Chandigarh, June 18: The Punjab government is planning to cut paddy farming on around a million hectare (MH) or a third of water-intensive paddy grown areas in the state over the next five years. The state intends to shift to alternative crops such as cotton, maize, oilseeds and pulses.
This development could mean a drastic reduction in rice availability to J&K that it would normally export from Punjab to meet its huge deficit.
Maintaining that paddy cultivation has led to over-exploitation of ground water resources in the state, the Punjab Economic Survey (2020-21) had stated ‘cultivation of rice would need the use of submersible pumps which are expensive, and unlikely to be suitable for marginal and small landholding farmers”.
The survey said there was a need to diversify crops and horticulture, pulses and oilseeds act as avenues for diversification.
According to Gurvinder Singh, director, agriculture department, the state government will also provide incentives to farmers for shifting around 10% of wheat area to alternative crops such as oilseeds and pulses.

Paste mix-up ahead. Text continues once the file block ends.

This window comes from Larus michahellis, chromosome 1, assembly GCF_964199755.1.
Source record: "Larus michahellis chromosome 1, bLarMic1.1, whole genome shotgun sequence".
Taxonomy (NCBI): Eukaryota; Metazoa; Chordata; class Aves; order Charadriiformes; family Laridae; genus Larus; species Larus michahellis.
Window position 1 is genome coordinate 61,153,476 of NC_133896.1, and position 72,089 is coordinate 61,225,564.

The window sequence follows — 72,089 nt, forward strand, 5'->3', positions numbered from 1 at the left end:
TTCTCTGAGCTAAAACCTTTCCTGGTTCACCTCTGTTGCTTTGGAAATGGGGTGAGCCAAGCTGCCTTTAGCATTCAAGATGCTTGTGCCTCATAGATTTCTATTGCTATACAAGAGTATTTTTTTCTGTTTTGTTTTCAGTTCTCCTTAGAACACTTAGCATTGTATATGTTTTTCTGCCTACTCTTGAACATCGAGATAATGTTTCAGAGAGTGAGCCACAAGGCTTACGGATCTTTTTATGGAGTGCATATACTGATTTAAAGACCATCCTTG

In the current procurement season (October-September) for 2021-22, Punjab has contributed more than 12.5 million tonne (MT) or 20% of total rice procurement of 56.81 MT to the central pool managed by FCI. In the ongoing rabi procurement drive for wheat (2022-23), Punjab has contributed more than 51% of the 18.77 MT of wheat purchased from farmers so far.
Official estimates indicate that farmers in around 50% of 2.4 MH of non-Basmati grown areas in the state have adopted short duration varieties of rice.
The state government agency, Markfed has started to procure summer moong through payment of MSP of Rs 7,275 per quintal. This year, short duration pulses variety was sown in around 0.1 MH.
The crop diversification would entail financial incentives to farmers, procurement of crops by state agencies under the Minimum Support Price (MSP) operations and processing facilities. Annually, around 0.1-0.2 MH paddy sown will be shifted to alternate crops.